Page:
It's hard to go wrong with the 1984/Brave New World formula of a dystopian future where things like emotions and art are totally not chill, but uniformity and adherence to the government are, indeed, chill.
This is the setting for George Lucas' landmark directorial debut, a visually stunning film that falls into the same type of thoughtful sci-fi that people like Stanley Kubrik were doing at the time.
It's eerie, moody, and yet another '70s vision of the future where the earth has been deemed uninhabitable — plus, society is run by super smooth android police.
Commercially, it was a complete disaster, but cinematically it's a fantastic movie that, unlike some of the other movies on this list, definitely stands the test of time.
The Black Hole
Oh the days of "special effects" clearly just meant painting them directly onto the film.
But in a movie like 1979's The Black Hole, it somehow totally works, even today, giving it a fantastical aura that, despite it's eerie and dark story/mood, somehow made it great for kids at the time.
And to be sure, it's kind of a messed-up plot, involving a lost spacecraft reappearing and robots giving people repeated lobotomies. It's Disney wanted to go full-on Event Horizon, but then remembered they're Disney.
And apparently in the future, when we have achieved artificial gravity and deep space travel, bad guys just wear motorcycle helmets from the late '70s. Hey, fine by me.
A Clockwork Orange
Stanley Kubrik really had a way with taking great sci-fi books and turning them into excellent films (btw, if you want to understand 2001: A Space Odyssey, read the book, which is also excellent, and it will all make sense — or at least a lot more sense).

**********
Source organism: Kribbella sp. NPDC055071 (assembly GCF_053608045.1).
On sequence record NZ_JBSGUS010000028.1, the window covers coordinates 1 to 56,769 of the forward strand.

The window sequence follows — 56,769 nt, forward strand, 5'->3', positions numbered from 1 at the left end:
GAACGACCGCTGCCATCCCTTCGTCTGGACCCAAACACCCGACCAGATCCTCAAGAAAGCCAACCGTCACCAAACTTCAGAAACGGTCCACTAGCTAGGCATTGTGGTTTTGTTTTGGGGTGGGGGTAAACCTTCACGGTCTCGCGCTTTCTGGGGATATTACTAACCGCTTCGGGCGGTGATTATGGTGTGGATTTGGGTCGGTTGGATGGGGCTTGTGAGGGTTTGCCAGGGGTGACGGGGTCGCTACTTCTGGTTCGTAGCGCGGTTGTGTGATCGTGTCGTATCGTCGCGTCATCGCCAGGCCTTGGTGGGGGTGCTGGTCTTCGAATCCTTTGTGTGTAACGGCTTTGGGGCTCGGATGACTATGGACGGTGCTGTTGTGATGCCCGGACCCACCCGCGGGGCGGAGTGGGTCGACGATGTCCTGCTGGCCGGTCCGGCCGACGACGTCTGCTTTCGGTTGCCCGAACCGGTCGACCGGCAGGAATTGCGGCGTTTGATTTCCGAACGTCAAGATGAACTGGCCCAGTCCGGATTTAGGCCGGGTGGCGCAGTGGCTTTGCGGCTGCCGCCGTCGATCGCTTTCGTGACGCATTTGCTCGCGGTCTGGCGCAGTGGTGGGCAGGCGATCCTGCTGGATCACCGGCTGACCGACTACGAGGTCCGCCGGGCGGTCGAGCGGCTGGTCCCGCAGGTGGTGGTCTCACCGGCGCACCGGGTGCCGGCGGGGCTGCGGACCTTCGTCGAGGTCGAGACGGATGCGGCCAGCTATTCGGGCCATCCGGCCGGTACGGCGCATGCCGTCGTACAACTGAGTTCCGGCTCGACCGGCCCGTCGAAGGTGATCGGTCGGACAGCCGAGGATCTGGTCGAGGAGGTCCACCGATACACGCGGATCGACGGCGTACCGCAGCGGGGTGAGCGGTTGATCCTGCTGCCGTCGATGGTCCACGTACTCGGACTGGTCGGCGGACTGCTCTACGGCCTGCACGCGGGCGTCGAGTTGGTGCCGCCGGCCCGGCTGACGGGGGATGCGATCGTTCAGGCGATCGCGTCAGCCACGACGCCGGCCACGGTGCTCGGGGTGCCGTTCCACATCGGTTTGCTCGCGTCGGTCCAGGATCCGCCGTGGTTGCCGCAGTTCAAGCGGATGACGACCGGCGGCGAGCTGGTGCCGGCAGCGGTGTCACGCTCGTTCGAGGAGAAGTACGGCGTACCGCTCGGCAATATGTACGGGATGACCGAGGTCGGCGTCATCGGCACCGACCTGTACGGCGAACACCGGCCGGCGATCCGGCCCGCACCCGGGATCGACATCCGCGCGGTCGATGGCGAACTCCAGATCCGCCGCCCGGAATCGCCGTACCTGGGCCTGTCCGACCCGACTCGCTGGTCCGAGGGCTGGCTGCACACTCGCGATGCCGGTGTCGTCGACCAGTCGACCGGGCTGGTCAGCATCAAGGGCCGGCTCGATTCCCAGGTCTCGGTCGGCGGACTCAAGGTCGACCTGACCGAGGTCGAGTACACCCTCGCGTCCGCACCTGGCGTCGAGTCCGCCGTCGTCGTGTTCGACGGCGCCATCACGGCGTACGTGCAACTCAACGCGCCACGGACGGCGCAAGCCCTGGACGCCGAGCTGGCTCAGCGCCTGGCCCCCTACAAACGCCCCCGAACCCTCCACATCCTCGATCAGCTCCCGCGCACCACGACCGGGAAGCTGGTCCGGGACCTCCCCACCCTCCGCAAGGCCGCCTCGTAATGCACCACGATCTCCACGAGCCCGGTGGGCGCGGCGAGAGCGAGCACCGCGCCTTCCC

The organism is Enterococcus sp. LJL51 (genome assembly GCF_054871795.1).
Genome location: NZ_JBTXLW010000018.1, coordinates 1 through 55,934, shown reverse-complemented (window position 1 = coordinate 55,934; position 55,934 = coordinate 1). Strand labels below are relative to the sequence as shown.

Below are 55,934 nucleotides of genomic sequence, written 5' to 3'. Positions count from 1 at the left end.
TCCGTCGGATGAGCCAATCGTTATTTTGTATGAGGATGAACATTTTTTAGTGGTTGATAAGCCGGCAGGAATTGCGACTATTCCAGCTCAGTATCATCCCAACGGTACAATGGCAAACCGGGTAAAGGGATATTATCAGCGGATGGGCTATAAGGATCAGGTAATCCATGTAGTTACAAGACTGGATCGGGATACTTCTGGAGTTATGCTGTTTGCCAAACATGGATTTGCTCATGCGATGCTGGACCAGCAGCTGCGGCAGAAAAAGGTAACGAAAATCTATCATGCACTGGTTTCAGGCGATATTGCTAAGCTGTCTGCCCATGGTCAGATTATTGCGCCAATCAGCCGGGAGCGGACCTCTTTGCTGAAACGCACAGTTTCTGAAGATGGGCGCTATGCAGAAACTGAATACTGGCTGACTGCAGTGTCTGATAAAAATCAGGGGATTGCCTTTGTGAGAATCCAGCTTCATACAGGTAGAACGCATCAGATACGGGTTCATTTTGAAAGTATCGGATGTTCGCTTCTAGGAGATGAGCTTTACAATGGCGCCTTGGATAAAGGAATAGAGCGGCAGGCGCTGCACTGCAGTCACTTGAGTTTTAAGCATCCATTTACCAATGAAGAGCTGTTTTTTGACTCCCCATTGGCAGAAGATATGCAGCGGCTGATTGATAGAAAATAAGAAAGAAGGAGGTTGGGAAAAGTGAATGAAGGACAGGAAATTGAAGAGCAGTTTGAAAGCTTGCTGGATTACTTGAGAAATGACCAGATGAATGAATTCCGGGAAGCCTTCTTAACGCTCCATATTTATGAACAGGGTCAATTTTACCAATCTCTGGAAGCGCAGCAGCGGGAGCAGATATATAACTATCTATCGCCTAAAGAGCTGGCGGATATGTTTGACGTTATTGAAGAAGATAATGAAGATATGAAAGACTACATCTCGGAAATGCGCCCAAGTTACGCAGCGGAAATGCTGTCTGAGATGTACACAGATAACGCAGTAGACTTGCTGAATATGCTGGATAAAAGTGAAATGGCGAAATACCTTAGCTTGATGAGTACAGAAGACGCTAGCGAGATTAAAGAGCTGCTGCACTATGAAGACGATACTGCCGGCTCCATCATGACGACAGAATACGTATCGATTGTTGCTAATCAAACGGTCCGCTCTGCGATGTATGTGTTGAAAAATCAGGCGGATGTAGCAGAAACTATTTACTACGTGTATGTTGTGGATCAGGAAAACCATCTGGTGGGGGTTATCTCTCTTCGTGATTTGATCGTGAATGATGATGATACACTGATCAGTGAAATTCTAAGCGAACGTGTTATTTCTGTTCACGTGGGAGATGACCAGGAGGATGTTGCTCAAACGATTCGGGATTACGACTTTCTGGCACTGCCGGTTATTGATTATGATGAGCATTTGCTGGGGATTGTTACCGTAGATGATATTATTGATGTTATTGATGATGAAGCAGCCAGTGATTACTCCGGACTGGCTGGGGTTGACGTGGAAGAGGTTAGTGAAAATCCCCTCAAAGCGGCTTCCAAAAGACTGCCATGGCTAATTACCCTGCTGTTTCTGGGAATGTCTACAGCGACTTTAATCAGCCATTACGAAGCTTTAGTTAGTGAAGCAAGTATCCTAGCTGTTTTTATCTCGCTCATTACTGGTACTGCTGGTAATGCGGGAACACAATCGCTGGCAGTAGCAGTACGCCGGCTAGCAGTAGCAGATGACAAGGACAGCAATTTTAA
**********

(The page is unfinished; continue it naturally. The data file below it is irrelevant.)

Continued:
A Clockwork Orange was no exception, but it definitely was very of the 1970s, with Malcolm McDowel's sweet bowler hat, dorky — er, trendy — haircut and a bad A jumpsuit to boot.
Basically, apparently in the future Britain just becomes an endless string of violence and milk-drinking. That really sums up all of A Clockwork Orange, including the book, yet somehow it's one of the most seminal films not just from the '70s, but of cinema in the 20th Century.
Sometime in the 1970s, it became really clear that we had been treating the planet like crap for the last 100 years or so. Maybe due to things like rivers catching on fire.
The fear of humanity going to far is by no means a Hollywood trend that started recently, films like Silent Running, among others, envisioned a future where plants could no longer survive on Earth, and were instead meticulously curated in space stations until such time that Earth was suitable for botanicals again.
Luckily, people still have sweet perms in this future.
Mullets and sideburns are still also totally boss 100 years from now.
But despite it's total '70s-ness, it's actually a pretty epic movie with amazing set design and miniature effects that predated Star Wars by five years.
And to make it even more '70s, there are even two original songs from Joan Baez.
Can you dig it?